By Christopher J. Eberhart and John Bacon
Police work at a residence in Monsey, N.Y., early Sunday, December 29, 2019, following a stabbing Saturday during a Hanukkah celebration. Authorities say that several people were stabbed north of New York City late Saturday night and a possible suspect has been located. Seth Harrison, AP
MONSEY, N.Y. – One person remained in critical condition Sunday after a knife-wielding attacker stabbed five people during a Hanukkah party in a rabbi’s home Saturday night, the latest in a string of assaults apparently targeting Jews in the region.
A suspect was taken into custody in the Harlem section of New York City a short time after the attack, the NYPD said. Grafton E. Thomas, 37, of Greenwood Lake, New York, faces five counts of attempted murder and one count of burglary, Ramapo Police Chief Brad Weidel said Sunday. Monsey is about 30 miles north of Harlem.
Gov. Andrew Cuomo called the attack “an act of domestic terrorism” and directed the State Police hate crimes task force to investigate. He said the attack was at least the 13th incident of anti-Semitism in the state in the past few weeks.
“This is intolerance meets ignorance meets illegality,” Cuomo said. “This is an intolerant time in this country. We see anger and we see hatred exploding. It is an American cancer in the body politic.”
State Attorney General Letitia James said she was “deeply disturbed” by the attack.
“There is zero tolerance for acts of hate of any kind and we will continue to monitor this horrific situation,” James tweeted. “I stand with the Jewish community.”
The attack took place in the home of Rabbi Chaim Rottenberg, who heads Congregation Netzach Yisroel next door. Weidel said officers received reports of a stabbing just before 10 p.m., and witnesses described the weapon as a large knife or machete.
Two of the victims were taken to Good Samaritan Hospital and three were taken to Westchester Medical Center. Cuomo, who said he visited with with the rabbi Sunday morning, said Rottenberg’s son was among those wounded and that another person was in critical condition with wounds to the head.
A video posted by Monsey News on Twitter shows a massive response on Forshay Road as paramedics rushed stretchers to ambulances. Forshay Road is a predominantly ultra-Orthodox Jewish neighborhood.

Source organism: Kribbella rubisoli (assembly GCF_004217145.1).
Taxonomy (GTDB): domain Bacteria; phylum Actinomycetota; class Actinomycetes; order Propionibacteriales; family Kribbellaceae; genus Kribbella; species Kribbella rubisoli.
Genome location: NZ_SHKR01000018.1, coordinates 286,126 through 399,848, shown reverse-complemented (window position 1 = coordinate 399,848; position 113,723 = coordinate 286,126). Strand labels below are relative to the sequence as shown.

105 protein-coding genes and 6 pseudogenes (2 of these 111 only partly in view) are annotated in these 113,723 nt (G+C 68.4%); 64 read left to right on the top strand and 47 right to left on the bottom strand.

Weidel said a witness saw the fleeing suspect’s license plate number, helping police find the vehicle when it entered New York City.
At least eight attacks have been reported in New York City over the past week. And three people were killed in a shooting rampage at a Jersey City kosher market earlier this month. Monsey was also the scene of an attack on Nov. 20 when a 30-year-old rabbi was stabbed on his way to a Howard Drive synagogue just before dawn.
The Anti-Defamation League reported “near-historic” levels of anti-Semitic activity nationwide in 2018. CEO Jonathan Greenblatt said his group was “saddened, disturbed, and outraged” by the Monsey and other recent attacks. He called for aggressive investigation and prosecution of the crimes.
“These heinous attacks make something abundantly clear: the Jewish community needs greater protection,” Greenblatt said. “Whether worshiping in a synagogue, or shopping at kosher supermarket, or celebrating Hanukkah in the home of your rabbi, Jews should be safe from violence.”
Moses Kahan, an Orthodox Jewish community activist in New York and New Jersey, said there’s been a buildup of hateful words across the region. Kahan expressed frustration with New York City authorities, saying they had not taken the threat as seriously as they should.
But in Rockland, Kahan added, County Executive Ed Day and incoming District Attorney Thomas Walsh “will not give in to the haters and violent criminals.” Day condemned the attack and said violence of any kind will not be tolerated in the county.
“People need to know that law enforcement in Rockland will leave no stone unturned as they bring those guilty of this crime to swift and severe justice,” Day said in a statement.
Dustin Hausner, a Jewish community activist, noted that the Monsey attack took place in the waning days of Hanukkah, following multiple “heartbreaking” attacks on Jews in New York City. He called on residents of Rockland County to stand with those attacked.
“It is unfortunately very easy with social media to dehumanize those who are different and to feel detached,” Hausner said. “It is times like this we must show our unity against violence and against hatred through our words and acts of love, empathy and compassion to those in need.”
Eberhart reports for the Rockland/Westchester Journal News. Bacon reported from McLean, Va. Contributing: Nancy Cutler, Steve Lieberman and Jonathan Bandler, Rockland/Westchester Journal News.
Credit to USA Today.